Medications are used to treat osteoporosis.
If residents take medications for osteoporosis, they will also need to take vitamin D supplements, eat a healthy diet rich in calcium (or may need to take a calcium supplement), and be active and exercise regularly.
The Bottom Line About Medications for Long Term Care
Osteoporosis medications have been shown to reduce the risk of fractures in the spine by 30 to 70%. Their ability to prevent fractures at the hip, pelvis and other bones varies according to the type of medication taken.
Osteoporosis medications are an important component of a fracture prevention program and should be considered particularly for residents who:
• have had a fracture and are at increased risk for suffering another fracture.
Residents receiving osteoporosis medications must also:
• take vitamin D daily
There are several treatment options that can be taken:
To determine the most appropriate treatment consider:
• The resident’s overall health status
Medications for consideration in long-term care include:
More about Medications for Long-Term Care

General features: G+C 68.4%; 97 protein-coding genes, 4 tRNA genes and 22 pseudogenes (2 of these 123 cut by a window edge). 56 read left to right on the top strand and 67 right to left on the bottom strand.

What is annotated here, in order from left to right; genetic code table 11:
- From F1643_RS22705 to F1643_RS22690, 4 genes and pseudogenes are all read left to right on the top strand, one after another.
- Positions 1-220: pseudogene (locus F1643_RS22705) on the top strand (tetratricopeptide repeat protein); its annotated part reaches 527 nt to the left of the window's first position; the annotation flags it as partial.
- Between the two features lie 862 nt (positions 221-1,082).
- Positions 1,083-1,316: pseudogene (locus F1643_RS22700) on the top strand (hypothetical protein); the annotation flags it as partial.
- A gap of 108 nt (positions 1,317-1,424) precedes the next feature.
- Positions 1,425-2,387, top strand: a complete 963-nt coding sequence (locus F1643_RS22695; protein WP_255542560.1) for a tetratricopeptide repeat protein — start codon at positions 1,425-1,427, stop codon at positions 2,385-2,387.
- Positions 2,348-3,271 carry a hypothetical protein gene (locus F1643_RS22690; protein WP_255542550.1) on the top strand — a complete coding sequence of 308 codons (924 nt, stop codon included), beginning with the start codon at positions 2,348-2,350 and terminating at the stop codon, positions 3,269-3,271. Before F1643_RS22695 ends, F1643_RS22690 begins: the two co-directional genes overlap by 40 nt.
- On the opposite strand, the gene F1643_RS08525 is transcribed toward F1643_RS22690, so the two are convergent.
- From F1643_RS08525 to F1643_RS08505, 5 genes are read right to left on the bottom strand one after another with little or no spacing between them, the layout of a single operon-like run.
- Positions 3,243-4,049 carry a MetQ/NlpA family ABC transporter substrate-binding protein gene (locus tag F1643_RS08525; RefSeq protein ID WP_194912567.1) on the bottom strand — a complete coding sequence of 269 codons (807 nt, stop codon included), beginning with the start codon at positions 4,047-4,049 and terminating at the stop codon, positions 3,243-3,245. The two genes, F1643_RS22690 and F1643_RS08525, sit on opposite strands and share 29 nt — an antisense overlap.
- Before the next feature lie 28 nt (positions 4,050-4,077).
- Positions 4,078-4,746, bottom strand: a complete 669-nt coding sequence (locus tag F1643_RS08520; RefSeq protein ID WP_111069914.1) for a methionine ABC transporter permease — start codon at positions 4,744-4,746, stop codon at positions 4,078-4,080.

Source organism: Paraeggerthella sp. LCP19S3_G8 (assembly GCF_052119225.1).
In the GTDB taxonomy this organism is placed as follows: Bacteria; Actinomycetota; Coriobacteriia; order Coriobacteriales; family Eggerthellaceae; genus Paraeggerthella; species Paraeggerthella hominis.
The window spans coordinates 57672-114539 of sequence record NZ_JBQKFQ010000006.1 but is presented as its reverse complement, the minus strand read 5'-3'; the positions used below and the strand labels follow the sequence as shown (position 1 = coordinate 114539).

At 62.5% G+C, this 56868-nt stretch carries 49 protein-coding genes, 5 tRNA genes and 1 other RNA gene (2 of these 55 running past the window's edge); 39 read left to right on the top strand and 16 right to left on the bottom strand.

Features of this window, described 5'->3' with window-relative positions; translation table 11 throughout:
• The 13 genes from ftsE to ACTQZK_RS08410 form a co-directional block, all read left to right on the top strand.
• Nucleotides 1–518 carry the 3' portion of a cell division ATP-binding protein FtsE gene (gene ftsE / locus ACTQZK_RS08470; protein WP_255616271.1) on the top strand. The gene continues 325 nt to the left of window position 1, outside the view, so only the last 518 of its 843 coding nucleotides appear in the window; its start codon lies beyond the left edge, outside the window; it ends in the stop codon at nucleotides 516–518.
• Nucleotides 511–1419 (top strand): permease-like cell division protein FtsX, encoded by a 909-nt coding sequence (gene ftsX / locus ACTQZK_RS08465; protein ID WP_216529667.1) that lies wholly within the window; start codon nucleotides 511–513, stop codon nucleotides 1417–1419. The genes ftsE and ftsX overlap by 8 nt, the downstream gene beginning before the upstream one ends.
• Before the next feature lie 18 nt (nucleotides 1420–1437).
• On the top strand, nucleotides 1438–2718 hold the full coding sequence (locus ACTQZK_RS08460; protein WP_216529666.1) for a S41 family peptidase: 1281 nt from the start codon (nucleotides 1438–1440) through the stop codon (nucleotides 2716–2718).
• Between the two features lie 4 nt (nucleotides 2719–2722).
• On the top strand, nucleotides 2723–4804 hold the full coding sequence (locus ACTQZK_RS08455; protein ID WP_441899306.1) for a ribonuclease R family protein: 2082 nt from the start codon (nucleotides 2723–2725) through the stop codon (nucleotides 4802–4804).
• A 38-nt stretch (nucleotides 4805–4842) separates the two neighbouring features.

Latest Research on Osteoporosis Medications
Our key recommendations…
Our key recommendations for improved osteoporosis and fracture prevention outcomes in older adults at risk for osteoporosis and fractures:
- Older adults should take 1000-2000 IU of Vitamin D3 supplements daily.
- Older adults should eat foods rich in calcium and consume an equivalent of 1200mg of calcium daily from their diet.
- Older adults unable to consume sufficient amounts of calcium from their diet, should take a maximum of 500mg of elemental calcium supplements daily.
- Older adults who have osteoporosis, have had a previous fracture or are at high risk of sustaining a fracture from a fall should consider being treated with osteoporosis medications.
- Older adults who have osteoporosis, have had a previous fracture or are at high risk of sustaining a fracture from a fall AND who are mobile, who cannot safely self-transfer, have fallen, and wander due to dementia should wear hip protectors.
- Older adults should participate in weight bearing cardiovascular exercise, muscle strengthening, and exercises that challenge balance.